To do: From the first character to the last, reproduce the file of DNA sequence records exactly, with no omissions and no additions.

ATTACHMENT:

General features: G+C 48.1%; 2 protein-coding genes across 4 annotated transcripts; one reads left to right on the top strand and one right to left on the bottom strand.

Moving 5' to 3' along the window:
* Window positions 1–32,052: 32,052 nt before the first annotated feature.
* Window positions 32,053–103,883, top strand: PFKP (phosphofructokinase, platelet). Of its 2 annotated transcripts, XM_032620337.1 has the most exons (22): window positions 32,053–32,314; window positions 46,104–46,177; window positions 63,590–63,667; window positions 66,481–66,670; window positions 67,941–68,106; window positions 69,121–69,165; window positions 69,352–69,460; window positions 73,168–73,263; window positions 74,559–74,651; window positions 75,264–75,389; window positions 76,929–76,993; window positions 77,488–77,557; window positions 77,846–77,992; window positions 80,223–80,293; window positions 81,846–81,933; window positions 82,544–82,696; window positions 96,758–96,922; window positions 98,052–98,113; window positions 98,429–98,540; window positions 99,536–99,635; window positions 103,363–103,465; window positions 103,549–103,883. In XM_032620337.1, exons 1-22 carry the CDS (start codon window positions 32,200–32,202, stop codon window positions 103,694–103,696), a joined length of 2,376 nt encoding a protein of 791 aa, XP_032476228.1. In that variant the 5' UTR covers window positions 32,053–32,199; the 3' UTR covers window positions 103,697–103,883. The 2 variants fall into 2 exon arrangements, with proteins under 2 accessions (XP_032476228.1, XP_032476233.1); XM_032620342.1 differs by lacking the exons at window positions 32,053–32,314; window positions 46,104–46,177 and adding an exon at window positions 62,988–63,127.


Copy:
General features: G+C 48.1%; 2 protein-coding genes across 4 annotated transcripts; one reads left to right on the top strand and one right to left on the bottom strand.

Moving 5' to 3' along the window:
* Window positions 1–32,052: 32,052 nt before the first annotated feature.
* Window positions 32,053–103,883, top strand: PFKP (phosphofructokinase, platelet). Of its 2 annotated transcripts, XM_032620337.1 has the most exons (22): window positions 32,053–32,314; window positions 46,104–46,177; window positions 63,590–63,667; window positions 66,481–66,670; window positions 67,941–68,106; window positions 69,121–69,165; window positions 69,352–69,460; window positions 73,168–73,263; window positions 74,559–74,651; window positions 75,264–75,389; window positions 76,929–76,993; window positions 77,488–77,557; window positions 77,846–77,992; window positions 80,223–80,293; window positions 81,846–81,933; window positions 82,544–82,696; window positions 96,758–96,922; window positions 98,052–98,113; window positions 98,429–98,540; window positions 99,536–99,635; window positions 103,363–103,465; window positions 103,549–103,883. In XM_032620337.1, exons 1-22 carry the CDS (start codon window positions 32,200–32,202, stop codon window positions 103,694–103,696), a joined length of 2,376 nt encoding a protein of 791 aa, XP_032476228.1. In that variant the 5' UTR covers window positions 32,053–32,199; the 3' UTR covers window positions 103,697–103,883. The 2 variants fall into 2 exon arrangements, with proteins under 2 accessions (XP_032476228.1, XP_032476233.1); XM_032620342.1 differs by lacking the exons at window positions 32,053–32,314; window positions 46,104–46,177 and adding an exon at window positions 62,988–63,127.